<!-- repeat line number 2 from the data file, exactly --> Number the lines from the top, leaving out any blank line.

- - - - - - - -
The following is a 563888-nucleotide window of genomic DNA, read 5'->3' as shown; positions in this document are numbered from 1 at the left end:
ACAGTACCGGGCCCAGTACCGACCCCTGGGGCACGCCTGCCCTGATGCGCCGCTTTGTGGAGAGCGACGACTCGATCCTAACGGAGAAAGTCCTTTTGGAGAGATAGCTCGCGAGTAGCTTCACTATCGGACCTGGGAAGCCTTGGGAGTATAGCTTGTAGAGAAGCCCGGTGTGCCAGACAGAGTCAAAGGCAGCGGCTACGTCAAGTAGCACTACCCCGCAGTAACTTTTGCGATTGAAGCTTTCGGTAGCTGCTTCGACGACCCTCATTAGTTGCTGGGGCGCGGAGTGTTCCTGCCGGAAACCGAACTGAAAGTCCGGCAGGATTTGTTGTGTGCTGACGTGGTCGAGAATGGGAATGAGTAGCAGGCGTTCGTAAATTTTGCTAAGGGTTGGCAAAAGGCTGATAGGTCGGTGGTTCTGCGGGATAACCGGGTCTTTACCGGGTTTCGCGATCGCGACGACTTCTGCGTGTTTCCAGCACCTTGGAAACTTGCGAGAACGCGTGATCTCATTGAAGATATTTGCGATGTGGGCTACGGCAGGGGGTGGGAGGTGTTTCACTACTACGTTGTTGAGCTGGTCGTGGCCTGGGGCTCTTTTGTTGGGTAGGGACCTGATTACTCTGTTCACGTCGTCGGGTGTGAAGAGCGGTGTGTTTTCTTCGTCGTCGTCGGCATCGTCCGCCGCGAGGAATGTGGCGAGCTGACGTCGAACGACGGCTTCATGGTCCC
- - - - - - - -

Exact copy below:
ACAGTACCGGGCCCAGTACCGACCCCTGGGGCACGCCTGCCCTGATGCGCCGCTTTGTGGAGAGCGACGACTCGATCCTAACGGAGAAAGTCCTTTTGGAGAGATAGCTCGCGAGTAGCTTCACTATCGGACCTGGGAAGCCTTGGGAGTATAGCTTGTAGAGAAGCCCGGTGTGCCAGACAGAGTCAAAGGCAGCGGCTACGTCAAGTAGCACTACCCCGCAGTAACTTTTGCGATTGAAGCTTTCGGTAGCTGCTTCGACGACCCTCATTAGTTGCTGGGGCGCGGAGTGTTCCTGCCGGAAACCGAACTGAAAGTCCGGCAGGATTTGTTGTGTGCTGACGTGGTCGAGAATGGGAATGAGTAGCAGGCGTTCGTAAATTTTGCTAAGGGTTGGCAAAAGGCTGATAGGTCGGTGGTTCTGCGGGATAACCGGGTCTTTACCGGGTTTCGCGATCGCGACGACTTCTGCGTGTTTCCAGCACCTTGGAAACTTGCGAGAACGCGTGATCTCATTGAAGATATTTGCGATGTGGGCTACGGCAGGGGGTGGGAGGTGTTTCACTACTACGTTGTTGAGCTGGTCGTGGCCTGGGGCTCTTTTGTTGGGTAGGGACCTGATTACTCTGTTCACGTCGTCGGGTGTGAAGAGCGGTGTGTTTTCTTCGTCGTCGTCGGCATCGTCCGCCGCGAGGAATGTGGCGAGCTGACGTCGAACGACGGCTTCATGGTCCC